Science and Serendipity

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Science and Serendipity

Postby Alan C. Lawhon » Tue Jan 29, 2013 5:46 am

I’m reading the book “DNA: The Secret of Life” by James D. Watson, the famed Nobel laureate and co-discover (with the late Francis Crick) of the structure of the DNA molecule. We are often led to believe that science is a methodical painstaking process where discovery is the result of much plodding and careful step-by-step research. Progress can be slow as discovery tends to be in incremental steps with lots of “dead ends” and failures along the way. That is often the case, but there are also times when a “great discovery” is the result of pure serendipity. In the chapter entitled “DNA, Dollars, and Drugs,” Dr. Watson relates the following tale of scientific discovery.

Dr. Watson is pointing out how drug discovery and the development of new drugs is a process fraught with peril (and financial risk) since many promising “candidate drugs” – which do well in animal trials – often turn out to have unexpected side effects during human trials and thus the “promising drug” has to be discarded. Dr. Watson points to one case in particular which I’ll quote [verbatim] from page 127 of his book.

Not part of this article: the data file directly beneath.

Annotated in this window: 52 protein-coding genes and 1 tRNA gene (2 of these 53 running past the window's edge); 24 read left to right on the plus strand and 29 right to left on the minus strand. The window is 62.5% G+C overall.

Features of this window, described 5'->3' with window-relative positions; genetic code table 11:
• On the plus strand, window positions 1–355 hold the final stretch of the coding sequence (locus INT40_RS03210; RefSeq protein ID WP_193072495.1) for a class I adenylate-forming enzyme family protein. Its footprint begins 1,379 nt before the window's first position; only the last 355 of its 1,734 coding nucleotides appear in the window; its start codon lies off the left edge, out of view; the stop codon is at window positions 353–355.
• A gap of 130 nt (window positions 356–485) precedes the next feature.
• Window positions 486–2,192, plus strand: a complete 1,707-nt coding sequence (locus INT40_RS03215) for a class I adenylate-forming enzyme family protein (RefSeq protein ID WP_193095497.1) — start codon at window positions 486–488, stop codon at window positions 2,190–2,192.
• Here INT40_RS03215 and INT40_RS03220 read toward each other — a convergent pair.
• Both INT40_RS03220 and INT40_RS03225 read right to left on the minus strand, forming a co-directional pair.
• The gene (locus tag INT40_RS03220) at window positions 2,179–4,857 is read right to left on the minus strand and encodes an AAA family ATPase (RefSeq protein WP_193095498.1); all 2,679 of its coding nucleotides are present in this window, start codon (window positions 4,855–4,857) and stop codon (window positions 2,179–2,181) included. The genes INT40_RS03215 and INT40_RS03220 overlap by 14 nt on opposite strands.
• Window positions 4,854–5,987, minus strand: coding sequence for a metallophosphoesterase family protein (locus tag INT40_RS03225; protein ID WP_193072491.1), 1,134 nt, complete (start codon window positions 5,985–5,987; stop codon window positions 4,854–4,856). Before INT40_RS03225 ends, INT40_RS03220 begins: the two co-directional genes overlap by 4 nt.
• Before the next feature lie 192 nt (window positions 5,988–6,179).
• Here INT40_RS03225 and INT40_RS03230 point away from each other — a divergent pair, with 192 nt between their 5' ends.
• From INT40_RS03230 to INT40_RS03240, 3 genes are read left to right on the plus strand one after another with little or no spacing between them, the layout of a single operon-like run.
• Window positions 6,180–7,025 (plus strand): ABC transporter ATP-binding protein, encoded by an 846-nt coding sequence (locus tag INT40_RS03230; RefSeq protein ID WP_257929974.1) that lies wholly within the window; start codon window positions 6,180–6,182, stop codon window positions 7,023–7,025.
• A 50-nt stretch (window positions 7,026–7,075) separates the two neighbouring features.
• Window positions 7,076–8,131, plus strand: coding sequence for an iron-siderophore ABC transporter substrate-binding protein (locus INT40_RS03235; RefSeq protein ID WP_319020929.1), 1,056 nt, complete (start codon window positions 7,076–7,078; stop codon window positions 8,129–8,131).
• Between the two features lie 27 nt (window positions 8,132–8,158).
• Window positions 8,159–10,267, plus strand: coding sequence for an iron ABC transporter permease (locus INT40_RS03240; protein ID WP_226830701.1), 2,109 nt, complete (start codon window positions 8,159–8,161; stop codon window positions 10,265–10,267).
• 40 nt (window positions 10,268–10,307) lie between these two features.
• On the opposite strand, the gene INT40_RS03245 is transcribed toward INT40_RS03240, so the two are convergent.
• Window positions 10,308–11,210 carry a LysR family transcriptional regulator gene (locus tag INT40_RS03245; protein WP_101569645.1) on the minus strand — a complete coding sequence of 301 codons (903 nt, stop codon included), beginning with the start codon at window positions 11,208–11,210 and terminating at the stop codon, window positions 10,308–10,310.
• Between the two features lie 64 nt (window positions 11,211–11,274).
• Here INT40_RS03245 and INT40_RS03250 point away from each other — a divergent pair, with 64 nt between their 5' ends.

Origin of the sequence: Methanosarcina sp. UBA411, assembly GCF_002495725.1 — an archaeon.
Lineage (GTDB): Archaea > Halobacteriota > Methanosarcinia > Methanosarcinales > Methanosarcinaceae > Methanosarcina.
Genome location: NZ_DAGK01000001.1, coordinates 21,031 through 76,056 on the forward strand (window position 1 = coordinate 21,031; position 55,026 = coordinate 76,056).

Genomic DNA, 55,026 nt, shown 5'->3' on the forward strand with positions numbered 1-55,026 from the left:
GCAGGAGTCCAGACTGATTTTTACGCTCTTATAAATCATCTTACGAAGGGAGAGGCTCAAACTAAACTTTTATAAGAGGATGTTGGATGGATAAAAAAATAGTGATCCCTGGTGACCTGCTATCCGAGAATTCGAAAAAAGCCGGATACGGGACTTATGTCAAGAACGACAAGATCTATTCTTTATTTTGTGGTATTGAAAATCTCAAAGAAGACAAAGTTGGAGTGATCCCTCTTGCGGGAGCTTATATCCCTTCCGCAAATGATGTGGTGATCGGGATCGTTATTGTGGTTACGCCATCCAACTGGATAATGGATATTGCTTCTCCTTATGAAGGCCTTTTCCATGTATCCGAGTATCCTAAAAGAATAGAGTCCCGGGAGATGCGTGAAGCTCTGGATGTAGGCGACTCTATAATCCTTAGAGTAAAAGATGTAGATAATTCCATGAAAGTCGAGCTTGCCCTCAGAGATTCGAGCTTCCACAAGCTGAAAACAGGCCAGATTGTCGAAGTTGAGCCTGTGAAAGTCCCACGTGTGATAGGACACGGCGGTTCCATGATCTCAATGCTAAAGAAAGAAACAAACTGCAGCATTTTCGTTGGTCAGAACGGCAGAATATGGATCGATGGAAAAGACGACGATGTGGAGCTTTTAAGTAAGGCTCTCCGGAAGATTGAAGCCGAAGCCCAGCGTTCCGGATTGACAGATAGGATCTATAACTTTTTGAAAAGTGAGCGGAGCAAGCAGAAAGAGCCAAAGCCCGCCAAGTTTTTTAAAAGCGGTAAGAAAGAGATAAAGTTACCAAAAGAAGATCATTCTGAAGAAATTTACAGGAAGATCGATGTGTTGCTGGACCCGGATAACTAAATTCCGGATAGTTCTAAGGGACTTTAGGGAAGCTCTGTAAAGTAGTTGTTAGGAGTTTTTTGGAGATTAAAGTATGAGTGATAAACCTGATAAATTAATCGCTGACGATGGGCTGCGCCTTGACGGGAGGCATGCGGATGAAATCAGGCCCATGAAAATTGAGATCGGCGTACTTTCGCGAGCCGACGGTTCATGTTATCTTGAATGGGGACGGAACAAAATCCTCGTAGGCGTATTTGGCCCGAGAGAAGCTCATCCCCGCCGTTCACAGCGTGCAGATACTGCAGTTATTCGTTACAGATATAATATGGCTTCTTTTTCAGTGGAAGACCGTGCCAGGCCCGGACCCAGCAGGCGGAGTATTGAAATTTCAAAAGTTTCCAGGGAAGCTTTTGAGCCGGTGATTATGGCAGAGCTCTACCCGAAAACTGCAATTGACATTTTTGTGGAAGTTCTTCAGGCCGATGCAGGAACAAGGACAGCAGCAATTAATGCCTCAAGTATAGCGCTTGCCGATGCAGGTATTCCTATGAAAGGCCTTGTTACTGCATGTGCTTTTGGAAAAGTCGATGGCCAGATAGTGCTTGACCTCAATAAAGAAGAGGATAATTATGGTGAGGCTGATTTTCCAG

<begin quotation>

This depressing lesson was learned by SIBIA, a San Diego start-up associated with the Salk Institute. The discovery of membrane receptors for the neurotransmitter nicotinic acid promised a breakthrough treatment for Parkinson’s disease, but as so often in biotech a good idea was only the beginning of a long scientific process. Ultimately, after giving promising results in monkeys, SIBIA’s drug candidate failed in humans.

Like the unexpected weight loss associated with Regeneron’s nerve growth factor, breakthroughs in this area too are often born of pure luck rather than the scientific calculus of rational drug design. In 1991, for instance, a Seattle-based company, ICOS, led by George Rathmann of Amgen fame, was working with a class of enzymes called “phosphodiesterases,” which degrade cell signaling molecules. Their quarry was new drugs to lower blood pressure, but one of their test drugs had a surprising side effect. They had stumbled onto a Viagra-like therapy for erectile dysfunction, which may well yield a bigger jackpot than any they previously dreamed of.*


Viagra itself has a similar history. Also originally developed to combat high blood pressure, trials on male medical students convinced researchers that it had other properties.

<end quotation>

NOTE: Dr. Watson’s (very readable) book was published in 2003, the 50th anniversary of the discovery of DNA.
Alan C. Lawhon
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